Gaining confidence as a mom can be tricky.  You start out with this squalling baby that needs you 24/7 and then some.  You’re exhausted.  It’s stressful.  You realize you may have left the house with poop on your clothes.  And you’re hormonal.  None of that is conducive to making you feel like you have it all together or that you’re confident.  While you have maternal instincts to take care of your baby, you don’t always know what she needs every single time she cries.  And you don’t always have the right thing to do that will soothe him.  You realize that you don’t have all the answers — even when you already knew that.

At some point, though, things settle down and you start to build confidence.  After all, not only are you learning about your new baby, but she’s learning about you, too.  I remember when my daughter stopped screaming immediately upon waking.  She learned that we were always going to be on our way to take care of her when she needed us.  These types of things are what started building my momfidence or confidence in my mothering abilities.  I had moments where I realized the baby was happy.  I realized she was well fed.  I realized she was doing all the things babies are supposed to do.  Some of it was by accident.  Some of it was by nature.  But, most of it was because I knew how to take care of her.

These days, we don’t have the same struggles.  They’ve changed.  Fortunately my 2-1/2-year-old sleeps through the night.  And she’s potty trained (save for sleep times), so I don’t leave the house with poop on my clothes any more.  I have some momfidence that I know my child.  She tells me her feelings a lot of the time, but she’s also still a toddler.  So sometimes she’s just whiny and grouchy without being able to tell us why.  And a good portion of the time, I know exactly what’s bothering her.  Maybe she missed morning snack.  Or maybe she is ready for nap.  Or maybe she’s just frustrated that she isn’t calling the shots.  On Monday she even told me that she was frustrated.  As she fussed and whined while we were getting ready to leave she said, “I’m just frustrated.”  I asked why.  “Because Lolly [my mom] isn’t coming back.”  She’d just seen my parents for a few minutes when they stopped by to pick up some things I had for them.  She loves my mom and much rather would have gone with my parents than stay with me.  But, that wasn’t happening.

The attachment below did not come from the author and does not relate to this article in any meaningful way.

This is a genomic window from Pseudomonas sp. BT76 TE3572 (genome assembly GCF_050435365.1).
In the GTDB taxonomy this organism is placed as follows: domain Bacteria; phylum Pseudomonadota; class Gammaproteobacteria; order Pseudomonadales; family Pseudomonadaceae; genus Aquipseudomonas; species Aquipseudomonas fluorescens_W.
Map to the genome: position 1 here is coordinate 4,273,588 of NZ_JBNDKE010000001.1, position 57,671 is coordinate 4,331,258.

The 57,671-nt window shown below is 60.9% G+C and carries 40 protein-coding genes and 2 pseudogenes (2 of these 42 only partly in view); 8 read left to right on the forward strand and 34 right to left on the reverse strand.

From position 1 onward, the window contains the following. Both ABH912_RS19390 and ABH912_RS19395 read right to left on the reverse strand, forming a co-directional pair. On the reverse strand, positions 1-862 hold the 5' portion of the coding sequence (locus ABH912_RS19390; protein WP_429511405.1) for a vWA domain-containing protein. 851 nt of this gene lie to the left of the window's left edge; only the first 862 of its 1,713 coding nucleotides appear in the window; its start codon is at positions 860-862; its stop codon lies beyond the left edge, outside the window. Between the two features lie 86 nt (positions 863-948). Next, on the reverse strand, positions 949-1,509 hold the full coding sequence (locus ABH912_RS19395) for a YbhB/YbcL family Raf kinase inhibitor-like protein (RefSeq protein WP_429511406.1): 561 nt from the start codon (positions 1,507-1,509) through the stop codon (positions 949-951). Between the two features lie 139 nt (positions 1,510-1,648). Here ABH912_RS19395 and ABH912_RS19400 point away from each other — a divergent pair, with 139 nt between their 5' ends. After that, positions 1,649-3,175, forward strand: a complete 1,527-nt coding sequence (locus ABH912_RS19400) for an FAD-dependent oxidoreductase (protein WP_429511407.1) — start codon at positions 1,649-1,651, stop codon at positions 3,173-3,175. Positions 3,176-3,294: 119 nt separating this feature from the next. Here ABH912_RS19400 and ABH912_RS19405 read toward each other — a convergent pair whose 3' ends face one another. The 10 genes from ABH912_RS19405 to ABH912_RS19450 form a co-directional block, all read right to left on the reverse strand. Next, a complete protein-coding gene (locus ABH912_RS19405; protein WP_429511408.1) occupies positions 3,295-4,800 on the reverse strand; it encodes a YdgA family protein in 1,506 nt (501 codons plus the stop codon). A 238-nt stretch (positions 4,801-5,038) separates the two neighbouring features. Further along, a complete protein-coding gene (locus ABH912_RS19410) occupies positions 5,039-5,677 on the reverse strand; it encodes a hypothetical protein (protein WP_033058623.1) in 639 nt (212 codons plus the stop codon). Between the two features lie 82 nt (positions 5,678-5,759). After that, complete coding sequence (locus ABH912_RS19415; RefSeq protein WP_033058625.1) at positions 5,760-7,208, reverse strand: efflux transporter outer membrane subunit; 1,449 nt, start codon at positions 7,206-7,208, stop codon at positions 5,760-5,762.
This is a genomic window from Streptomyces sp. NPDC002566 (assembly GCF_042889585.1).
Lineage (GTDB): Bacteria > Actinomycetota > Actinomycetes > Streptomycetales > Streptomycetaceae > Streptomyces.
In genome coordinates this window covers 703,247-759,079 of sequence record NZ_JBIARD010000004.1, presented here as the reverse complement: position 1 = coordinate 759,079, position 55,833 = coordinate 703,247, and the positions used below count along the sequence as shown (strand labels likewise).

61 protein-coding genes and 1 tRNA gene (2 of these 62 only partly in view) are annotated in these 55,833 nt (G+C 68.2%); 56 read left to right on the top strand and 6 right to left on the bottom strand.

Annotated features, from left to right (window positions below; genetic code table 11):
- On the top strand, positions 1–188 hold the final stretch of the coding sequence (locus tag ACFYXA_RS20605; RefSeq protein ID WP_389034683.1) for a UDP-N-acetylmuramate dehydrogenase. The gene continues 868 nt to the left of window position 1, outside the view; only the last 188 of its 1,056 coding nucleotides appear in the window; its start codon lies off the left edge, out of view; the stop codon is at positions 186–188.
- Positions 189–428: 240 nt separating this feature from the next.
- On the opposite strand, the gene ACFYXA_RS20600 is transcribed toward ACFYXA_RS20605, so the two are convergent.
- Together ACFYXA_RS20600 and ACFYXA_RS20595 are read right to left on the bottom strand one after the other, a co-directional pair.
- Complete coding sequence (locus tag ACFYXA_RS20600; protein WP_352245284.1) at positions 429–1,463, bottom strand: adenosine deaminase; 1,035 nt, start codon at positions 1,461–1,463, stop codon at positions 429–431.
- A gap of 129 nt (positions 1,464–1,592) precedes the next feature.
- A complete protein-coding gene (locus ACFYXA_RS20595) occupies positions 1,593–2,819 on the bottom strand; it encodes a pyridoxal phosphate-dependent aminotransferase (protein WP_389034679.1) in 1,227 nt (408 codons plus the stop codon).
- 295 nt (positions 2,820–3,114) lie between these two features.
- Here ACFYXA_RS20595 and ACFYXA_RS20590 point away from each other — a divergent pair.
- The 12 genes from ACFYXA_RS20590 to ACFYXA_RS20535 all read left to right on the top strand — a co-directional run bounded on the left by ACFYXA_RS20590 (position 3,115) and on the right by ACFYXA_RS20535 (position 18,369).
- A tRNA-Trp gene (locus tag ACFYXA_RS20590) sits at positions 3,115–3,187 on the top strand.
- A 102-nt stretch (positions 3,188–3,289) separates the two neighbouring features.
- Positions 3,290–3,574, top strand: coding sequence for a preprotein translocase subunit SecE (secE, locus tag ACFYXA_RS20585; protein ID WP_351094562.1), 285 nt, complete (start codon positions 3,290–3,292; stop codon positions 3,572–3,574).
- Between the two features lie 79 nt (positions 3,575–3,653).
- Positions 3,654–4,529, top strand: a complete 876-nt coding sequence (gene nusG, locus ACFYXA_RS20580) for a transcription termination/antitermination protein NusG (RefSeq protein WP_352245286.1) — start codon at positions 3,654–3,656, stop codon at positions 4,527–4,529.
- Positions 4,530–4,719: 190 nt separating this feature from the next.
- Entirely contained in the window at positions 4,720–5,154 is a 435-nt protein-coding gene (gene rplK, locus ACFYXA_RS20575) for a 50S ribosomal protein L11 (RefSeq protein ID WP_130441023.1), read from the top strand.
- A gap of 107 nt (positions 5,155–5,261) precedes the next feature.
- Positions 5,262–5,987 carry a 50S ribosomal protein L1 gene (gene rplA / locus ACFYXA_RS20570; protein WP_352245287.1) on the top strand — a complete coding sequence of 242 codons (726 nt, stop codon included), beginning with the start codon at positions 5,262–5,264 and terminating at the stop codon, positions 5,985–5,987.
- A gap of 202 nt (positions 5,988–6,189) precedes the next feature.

I had thought I had distracted her.  She’s getting more complex, this kiddo of mine.  She’s growing and changing.  I’m learning to grow and change along with her.  We definitely have growing pains.  There are times I don’t feel like a good mom.  There are times I don’t feel like I have any confidence.  However, I have so much more than in the beginning.  I remember feeling like I could never be a good mom.  I loved my baby girl.  I was doing anything and everything for her, but I felt like it was always wrong.  You know what?  It wasn’t.  It’s maybe different than I’d do it now.  And maybe not.  I was learning to be a mom.  She was learning to exist in the world instead of in my tummy.  We had learning and growing to do.

We have lots more learning and growing to do — a whole lifetime worth.  Just when I get confident in one stage of her life, I find myself smack dab in the middle of new territory.  There are growing pains.  There are times I get short with her because she won’t stop whining (whining is her current theme this past week).  There are times I feel like we’re in a boxing ring as she’s telling me everything we are doing is something she doesn’t want to do even when I know it is.

At the end of the day, though, she’s fed.  She’s happy overall.  She’s smart.  She’s beautiful.  It all comes together, I think.  Am I confident 100 percent of the time?  Heck no!  Am I always giving her my best?  Unfortunately no.  But, am I always trying?  Yeah.  We’re working through everything one phase at a time.  While my goal is to help her build her confidence to make her way successfully through life, she’s helping me build my momfidence that I can take care of her and know what I’m doing (at least sometimes).

The other thing I’ve realized is that we have the responsibility to encourage other moms.  I see moms going through phases I remember and I say hats off!  You’re doing a good job.  You’re making it work.  Many times, you’re doing way better than I did.  And I see moms going through phases just like mine and I say the same things along with, hang in there.  I’m pretty sure we’ll all make it through toddlerhood.

I also see moms in stages I’ve not yet gotten to.  Sometimes I see them do things I can imagine myself doing with my kiddo.  Sometimes I see them doing things I don’t think I’ll ever do with my child.  But, that’s my other lesson and a whole other blog post that I’m so not quick to judge.  Who the heck knows what I’ll do when we get to those stages?!  I say to all these moms the same thing: Hats off!  You’re doing a good job!  You’re making it work!  I hope I survive to the stage you’re at.  I hope I get there in one piece with my sanity in tact.  I hope it’s as good as I think it will be.

I’m pretty sure most of these moms — whether they are behind me, with me or ahead of me in stages — all struggle with momfidence sometimes.  I think it’s part of innate nature as moms to always be questioning if we’re doing right by our children.  Maybe it’s God’s way of keeping us on our toes.

At the same time, I think we need to always be encouraging one another and helping each other build our momfidence.  Look around you today.  Find a mom.  Tell her she’s doing a good job.  Help her build her momfidence!  Give her a high five — whether literally, figuratively or virtually.  You’re doing a good job, mamas!

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